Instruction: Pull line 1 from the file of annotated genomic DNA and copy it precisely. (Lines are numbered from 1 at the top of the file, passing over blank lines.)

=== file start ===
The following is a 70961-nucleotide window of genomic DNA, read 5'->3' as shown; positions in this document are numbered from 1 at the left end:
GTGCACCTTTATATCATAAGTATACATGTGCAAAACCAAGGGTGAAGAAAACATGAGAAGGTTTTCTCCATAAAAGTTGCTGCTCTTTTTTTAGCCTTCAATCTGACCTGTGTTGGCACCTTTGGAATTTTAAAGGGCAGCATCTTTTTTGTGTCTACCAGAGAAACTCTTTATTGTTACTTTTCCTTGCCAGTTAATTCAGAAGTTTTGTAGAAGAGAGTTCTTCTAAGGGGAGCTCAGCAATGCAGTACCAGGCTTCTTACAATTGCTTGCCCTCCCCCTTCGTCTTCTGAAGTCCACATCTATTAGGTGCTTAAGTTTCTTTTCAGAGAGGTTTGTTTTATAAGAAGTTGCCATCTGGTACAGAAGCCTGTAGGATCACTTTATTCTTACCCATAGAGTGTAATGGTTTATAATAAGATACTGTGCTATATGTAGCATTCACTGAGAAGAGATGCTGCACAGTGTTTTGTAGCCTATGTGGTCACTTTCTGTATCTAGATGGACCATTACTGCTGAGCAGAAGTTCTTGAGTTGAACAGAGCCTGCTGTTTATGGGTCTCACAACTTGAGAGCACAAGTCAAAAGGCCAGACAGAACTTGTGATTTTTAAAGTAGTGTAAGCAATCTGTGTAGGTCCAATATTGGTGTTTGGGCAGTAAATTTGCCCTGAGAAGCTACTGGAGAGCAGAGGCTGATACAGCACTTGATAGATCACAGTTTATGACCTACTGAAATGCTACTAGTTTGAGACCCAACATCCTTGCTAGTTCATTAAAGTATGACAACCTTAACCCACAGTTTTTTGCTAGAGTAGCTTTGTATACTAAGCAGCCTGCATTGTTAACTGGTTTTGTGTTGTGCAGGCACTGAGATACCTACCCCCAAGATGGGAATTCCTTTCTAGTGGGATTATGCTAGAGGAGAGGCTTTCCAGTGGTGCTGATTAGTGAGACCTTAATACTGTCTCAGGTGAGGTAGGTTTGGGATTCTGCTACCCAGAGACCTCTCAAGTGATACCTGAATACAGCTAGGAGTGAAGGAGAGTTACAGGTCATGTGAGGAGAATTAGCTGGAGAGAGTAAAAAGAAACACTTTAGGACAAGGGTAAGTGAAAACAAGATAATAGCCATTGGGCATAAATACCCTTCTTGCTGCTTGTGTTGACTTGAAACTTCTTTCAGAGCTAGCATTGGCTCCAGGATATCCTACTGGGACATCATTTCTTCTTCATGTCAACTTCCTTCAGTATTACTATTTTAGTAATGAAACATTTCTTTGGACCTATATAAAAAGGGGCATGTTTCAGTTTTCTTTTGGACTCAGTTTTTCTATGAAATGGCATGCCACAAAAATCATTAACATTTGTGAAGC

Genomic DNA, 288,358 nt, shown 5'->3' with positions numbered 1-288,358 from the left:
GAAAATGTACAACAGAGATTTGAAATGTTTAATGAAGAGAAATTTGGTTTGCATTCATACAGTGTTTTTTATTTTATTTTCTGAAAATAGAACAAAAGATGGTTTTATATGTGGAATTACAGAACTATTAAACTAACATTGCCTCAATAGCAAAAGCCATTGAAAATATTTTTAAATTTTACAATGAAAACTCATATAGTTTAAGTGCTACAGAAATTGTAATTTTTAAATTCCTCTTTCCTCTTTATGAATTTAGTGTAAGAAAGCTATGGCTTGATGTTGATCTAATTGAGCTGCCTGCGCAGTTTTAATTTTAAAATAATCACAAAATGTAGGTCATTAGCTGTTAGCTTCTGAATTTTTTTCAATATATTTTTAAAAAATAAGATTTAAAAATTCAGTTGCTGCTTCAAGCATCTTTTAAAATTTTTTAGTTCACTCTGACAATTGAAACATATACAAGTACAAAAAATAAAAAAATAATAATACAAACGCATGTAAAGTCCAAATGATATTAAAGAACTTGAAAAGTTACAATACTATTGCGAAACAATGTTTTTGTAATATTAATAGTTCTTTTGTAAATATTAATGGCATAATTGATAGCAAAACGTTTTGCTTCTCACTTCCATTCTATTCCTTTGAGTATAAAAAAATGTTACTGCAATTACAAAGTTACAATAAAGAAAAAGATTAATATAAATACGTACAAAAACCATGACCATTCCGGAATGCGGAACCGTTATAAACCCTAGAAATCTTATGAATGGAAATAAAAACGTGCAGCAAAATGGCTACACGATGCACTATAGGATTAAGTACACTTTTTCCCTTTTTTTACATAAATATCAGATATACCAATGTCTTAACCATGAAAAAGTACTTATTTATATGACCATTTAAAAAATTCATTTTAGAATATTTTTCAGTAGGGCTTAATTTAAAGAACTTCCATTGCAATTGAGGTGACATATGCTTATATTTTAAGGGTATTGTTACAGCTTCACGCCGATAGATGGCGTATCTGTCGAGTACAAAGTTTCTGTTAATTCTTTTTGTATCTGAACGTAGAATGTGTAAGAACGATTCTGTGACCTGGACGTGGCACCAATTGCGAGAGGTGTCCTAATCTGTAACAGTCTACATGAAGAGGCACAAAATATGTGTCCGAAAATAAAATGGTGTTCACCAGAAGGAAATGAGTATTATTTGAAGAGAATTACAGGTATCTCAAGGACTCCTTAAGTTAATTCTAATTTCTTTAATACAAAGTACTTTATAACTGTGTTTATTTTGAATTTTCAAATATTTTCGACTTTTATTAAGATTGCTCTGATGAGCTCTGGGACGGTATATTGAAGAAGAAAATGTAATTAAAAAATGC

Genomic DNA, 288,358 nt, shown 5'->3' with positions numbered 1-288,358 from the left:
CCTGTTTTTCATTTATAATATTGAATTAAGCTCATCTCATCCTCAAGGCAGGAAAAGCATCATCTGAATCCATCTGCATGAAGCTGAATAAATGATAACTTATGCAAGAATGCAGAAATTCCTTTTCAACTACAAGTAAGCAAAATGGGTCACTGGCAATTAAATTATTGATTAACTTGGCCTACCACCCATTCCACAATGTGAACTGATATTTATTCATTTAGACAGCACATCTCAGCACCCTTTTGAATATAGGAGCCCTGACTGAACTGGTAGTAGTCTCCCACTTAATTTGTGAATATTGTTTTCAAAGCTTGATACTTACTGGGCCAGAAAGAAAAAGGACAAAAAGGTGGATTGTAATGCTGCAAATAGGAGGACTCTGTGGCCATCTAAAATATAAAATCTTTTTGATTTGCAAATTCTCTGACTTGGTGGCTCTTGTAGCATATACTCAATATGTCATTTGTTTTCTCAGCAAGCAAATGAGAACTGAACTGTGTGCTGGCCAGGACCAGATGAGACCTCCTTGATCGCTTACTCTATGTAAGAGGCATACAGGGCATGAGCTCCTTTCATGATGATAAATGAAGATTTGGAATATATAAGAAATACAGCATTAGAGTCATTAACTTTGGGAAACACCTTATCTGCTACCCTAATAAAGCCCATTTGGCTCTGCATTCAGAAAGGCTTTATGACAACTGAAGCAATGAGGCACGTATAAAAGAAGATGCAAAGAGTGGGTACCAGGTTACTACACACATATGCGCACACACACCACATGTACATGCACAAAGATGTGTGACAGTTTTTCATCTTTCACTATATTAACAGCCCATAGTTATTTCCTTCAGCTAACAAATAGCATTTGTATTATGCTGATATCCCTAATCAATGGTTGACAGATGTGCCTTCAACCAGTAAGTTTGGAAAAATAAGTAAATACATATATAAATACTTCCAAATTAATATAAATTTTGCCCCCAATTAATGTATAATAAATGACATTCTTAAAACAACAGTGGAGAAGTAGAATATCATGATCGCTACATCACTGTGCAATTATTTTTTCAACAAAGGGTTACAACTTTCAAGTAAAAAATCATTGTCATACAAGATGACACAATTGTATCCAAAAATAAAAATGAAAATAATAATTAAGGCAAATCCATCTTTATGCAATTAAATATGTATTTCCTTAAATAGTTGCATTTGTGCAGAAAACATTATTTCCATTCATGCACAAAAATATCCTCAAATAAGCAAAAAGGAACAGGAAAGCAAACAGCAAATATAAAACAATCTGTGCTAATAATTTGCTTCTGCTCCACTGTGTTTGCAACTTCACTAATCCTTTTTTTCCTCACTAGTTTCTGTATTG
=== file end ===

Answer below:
The following is a 70961-nucleotide window of genomic DNA, read 5'->3' as shown; positions in this document are numbered from 1 at the left end: